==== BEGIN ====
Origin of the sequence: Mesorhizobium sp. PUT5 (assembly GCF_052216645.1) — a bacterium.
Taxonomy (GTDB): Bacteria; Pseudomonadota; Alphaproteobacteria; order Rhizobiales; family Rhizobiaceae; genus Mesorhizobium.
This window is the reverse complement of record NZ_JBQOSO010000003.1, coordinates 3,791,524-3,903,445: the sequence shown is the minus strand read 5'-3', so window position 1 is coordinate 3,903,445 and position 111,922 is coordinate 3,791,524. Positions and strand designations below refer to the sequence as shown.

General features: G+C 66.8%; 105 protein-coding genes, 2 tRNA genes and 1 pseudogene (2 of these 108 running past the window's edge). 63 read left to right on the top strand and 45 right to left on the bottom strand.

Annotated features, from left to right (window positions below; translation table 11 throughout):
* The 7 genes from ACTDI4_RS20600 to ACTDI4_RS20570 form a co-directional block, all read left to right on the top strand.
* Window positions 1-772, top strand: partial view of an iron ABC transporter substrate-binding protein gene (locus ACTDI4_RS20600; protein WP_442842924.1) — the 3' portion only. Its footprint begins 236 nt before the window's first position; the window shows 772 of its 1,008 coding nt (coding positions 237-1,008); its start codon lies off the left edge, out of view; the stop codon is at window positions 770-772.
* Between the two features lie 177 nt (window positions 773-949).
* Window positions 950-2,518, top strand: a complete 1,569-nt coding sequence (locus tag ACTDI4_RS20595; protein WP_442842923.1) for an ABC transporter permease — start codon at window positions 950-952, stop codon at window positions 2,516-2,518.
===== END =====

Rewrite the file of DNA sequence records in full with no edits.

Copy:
Origin of the sequence: Mesorhizobium sp. PUT5 (assembly GCF_052216645.1) — a bacterium.
Taxonomy (GTDB): Bacteria; Pseudomonadota; Alphaproteobacteria; order Rhizobiales; family Rhizobiaceae; genus Mesorhizobium.
This window is the reverse complement of record NZ_JBQOSO010000003.1, coordinates 3,791,524-3,903,445: the sequence shown is the minus strand read 5'-3', so window position 1 is coordinate 3,903,445 and position 111,922 is coordinate 3,791,524. Positions and strand designations below refer to the sequence as shown.

General features: G+C 66.8%; 105 protein-coding genes, 2 tRNA genes and 1 pseudogene (2 of these 108 running past the window's edge). 63 read left to right on the top strand and 45 right to left on the bottom strand.

Annotated features, from left to right (window positions below; translation table 11 throughout):
* The 7 genes from ACTDI4_RS20600 to ACTDI4_RS20570 form a co-directional block, all read left to right on the top strand.
* Window positions 1-772, top strand: partial view of an iron ABC transporter substrate-binding protein gene (locus ACTDI4_RS20600; protein WP_442842924.1) — the 3' portion only. Its footprint begins 236 nt before the window's first position; the window shows 772 of its 1,008 coding nt (coding positions 237-1,008); its start codon lies off the left edge, out of view; the stop codon is at window positions 770-772.
* Between the two features lie 177 nt (window positions 773-949).
* Window positions 950-2,518, top strand: a complete 1,569-nt coding sequence (locus tag ACTDI4_RS20595; protein WP_442842923.1) for an ABC transporter permease — start codon at window positions 950-952, stop codon at window positions 2,516-2,518.